العودة   منتديات سكاو > الكليات الجامعية > منتدى كلية الآداب والعلوم الإنسانية > قسم اللغات الأوروبية و آدابها > منتدى الملخصات والمواضيع المميزة (قسم اللغات الأوروبية و آدابها)

منتدى الملخصات والمواضيع المميزة (قسم اللغات الأوروبية و آدابها) قسم خاص يتم نقل المواضيع المميزة و الملخصات والملفات المهمه الخاصة بقسم اللغات الأوروبية و آدابها

It was not death, for I stood up^_^ طالباتlane 447

منتدى الملخصات والمواضيع المميزة (قسم اللغات الأوروبية و آدابها)

إضافة رد
أدوات الموضوع إبحث في الموضوع انواع عرض الموضوع
منتديات طلاب وطالبات جامعة الملك عبد العزيز منتديات طلاب وطالبات جامعة الملك عبد العزيز
قديم 22-01-2009, 02:37 PM
الصورة الرمزية مملكة عمري

مملكة عمري مملكة عمري غير متواجد حالياً

في غربة :(

تاريخ التسجيل: Apr 2008
التخصص: English
نوع الدراسة: إنتظام
المستوى: متخرج
الجنس: أنثى
المشاركات: 1,377
افتراضي It was not death, for I stood up^_^ طالباتlane 447

It was not death, for I stood up

Dickinson is recreating a state of hopelessness, a depression so profound that a psychologist might diagnose it as clinical depression. The speaker is attempting to define or understand her own condition, to know the cause of her torment. Thus the poem starts with an unidentified "it"; the reader doesn't know what the pronoun refers to because the speaker doesn't know the cause of her anguish. The poem traces the speaker's attempt to find a name for "it."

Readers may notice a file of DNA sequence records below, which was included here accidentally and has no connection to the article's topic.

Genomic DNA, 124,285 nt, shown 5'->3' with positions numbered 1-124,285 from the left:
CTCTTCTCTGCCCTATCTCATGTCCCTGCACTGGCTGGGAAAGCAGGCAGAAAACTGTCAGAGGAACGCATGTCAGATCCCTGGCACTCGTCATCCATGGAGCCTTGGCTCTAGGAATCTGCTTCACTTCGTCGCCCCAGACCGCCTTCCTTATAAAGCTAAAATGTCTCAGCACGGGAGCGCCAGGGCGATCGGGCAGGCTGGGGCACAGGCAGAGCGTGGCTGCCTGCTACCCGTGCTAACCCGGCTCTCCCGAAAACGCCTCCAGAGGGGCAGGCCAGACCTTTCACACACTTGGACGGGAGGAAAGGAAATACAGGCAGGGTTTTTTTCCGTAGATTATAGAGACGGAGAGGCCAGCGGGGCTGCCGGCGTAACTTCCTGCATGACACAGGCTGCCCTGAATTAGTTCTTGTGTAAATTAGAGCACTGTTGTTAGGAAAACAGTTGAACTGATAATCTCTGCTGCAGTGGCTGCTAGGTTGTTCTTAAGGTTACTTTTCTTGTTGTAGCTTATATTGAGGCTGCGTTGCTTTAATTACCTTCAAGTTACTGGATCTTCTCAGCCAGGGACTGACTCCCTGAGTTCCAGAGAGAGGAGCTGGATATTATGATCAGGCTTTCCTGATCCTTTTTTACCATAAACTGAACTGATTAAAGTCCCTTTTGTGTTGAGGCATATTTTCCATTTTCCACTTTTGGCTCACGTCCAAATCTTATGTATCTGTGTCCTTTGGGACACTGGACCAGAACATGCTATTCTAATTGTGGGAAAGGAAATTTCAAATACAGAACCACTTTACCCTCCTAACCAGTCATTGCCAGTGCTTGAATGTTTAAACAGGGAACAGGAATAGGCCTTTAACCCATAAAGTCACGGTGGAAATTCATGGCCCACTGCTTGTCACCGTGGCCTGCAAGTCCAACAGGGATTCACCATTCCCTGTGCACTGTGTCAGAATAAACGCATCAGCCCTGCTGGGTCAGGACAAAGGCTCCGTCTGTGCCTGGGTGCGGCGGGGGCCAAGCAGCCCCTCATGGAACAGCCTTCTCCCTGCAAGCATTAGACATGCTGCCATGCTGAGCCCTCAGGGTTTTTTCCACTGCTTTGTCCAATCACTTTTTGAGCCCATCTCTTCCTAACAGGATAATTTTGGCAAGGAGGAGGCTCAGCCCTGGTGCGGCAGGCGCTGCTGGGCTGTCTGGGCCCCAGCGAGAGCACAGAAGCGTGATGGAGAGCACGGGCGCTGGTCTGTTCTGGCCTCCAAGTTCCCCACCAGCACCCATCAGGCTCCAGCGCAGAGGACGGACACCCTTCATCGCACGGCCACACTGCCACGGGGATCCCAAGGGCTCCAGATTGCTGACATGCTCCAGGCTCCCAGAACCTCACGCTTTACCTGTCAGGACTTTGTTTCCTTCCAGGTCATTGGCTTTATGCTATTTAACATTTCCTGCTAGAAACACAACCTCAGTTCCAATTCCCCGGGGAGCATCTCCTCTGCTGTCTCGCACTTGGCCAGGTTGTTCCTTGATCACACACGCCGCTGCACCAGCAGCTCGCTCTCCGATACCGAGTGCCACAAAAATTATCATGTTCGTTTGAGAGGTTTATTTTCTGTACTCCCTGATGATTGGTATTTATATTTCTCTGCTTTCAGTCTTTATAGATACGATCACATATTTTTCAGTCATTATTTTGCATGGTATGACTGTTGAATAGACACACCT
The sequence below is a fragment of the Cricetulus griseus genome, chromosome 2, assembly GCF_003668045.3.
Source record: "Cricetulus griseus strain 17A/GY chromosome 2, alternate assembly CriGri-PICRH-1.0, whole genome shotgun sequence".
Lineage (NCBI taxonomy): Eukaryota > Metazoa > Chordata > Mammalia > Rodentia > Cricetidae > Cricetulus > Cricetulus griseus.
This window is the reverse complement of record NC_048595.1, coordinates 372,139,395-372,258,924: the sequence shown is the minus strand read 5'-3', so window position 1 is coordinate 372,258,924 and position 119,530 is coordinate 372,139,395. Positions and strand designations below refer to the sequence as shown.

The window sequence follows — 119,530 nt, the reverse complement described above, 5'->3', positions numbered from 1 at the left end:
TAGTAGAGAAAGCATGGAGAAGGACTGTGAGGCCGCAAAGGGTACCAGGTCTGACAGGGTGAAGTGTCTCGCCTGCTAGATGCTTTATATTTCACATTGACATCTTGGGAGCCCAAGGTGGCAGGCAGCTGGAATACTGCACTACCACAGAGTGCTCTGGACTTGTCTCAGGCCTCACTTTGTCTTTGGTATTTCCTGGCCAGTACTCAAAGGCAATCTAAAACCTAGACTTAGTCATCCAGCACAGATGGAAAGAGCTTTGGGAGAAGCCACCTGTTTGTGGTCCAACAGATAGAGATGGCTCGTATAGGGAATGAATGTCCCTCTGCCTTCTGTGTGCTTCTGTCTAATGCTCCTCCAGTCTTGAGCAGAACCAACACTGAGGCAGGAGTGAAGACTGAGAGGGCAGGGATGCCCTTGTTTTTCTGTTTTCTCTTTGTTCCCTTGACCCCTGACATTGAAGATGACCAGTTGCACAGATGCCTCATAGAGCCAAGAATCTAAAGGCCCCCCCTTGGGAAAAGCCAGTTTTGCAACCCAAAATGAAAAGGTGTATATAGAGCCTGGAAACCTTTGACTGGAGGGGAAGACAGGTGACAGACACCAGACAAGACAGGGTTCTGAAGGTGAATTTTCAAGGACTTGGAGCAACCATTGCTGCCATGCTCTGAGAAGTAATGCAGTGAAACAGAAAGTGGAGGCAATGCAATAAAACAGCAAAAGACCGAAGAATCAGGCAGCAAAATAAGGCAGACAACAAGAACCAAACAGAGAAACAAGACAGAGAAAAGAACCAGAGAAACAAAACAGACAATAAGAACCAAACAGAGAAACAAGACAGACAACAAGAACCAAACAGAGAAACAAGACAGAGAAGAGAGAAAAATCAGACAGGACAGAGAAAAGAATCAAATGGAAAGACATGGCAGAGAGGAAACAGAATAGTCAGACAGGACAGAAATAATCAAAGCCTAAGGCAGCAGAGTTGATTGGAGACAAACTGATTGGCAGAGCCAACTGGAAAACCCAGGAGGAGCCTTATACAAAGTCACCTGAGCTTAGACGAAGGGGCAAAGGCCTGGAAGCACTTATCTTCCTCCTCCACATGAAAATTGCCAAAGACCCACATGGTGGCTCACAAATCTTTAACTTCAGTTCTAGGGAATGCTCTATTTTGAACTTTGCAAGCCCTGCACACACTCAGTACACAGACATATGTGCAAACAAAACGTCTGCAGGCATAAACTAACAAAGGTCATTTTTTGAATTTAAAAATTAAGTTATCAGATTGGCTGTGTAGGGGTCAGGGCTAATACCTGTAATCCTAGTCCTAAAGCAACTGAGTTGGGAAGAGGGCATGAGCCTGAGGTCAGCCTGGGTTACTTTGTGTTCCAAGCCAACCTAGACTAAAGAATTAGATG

Stanzas One and Two

Stanzas one and two tell us what her condition is not. The details are so specific, so sharp, that her feelings are clear to the reader. Dickinson uses concrete details about the body to describe a psychological state. Though the speaker describes her confusion about a chaotic emotional state, the poem is neither chaotic nor confused. One technique that gives order to her deion is the parallelism or repetition of "it was not" followed by the reason for her eliminating a possibility; a pattern, like repetition, is one way of providing order. The speaker knows she can't be dead, because she is standing up; the blackness engulfing her isn't night, because the noon-time bells are ringing; nor is the chill she feels physical cold, because she feels hot as well as cold (the sirocco is a hot, dry wind which starts in northern African and blows across southern Europe). She has used the senses of sound and feeling or touch in these stanzas.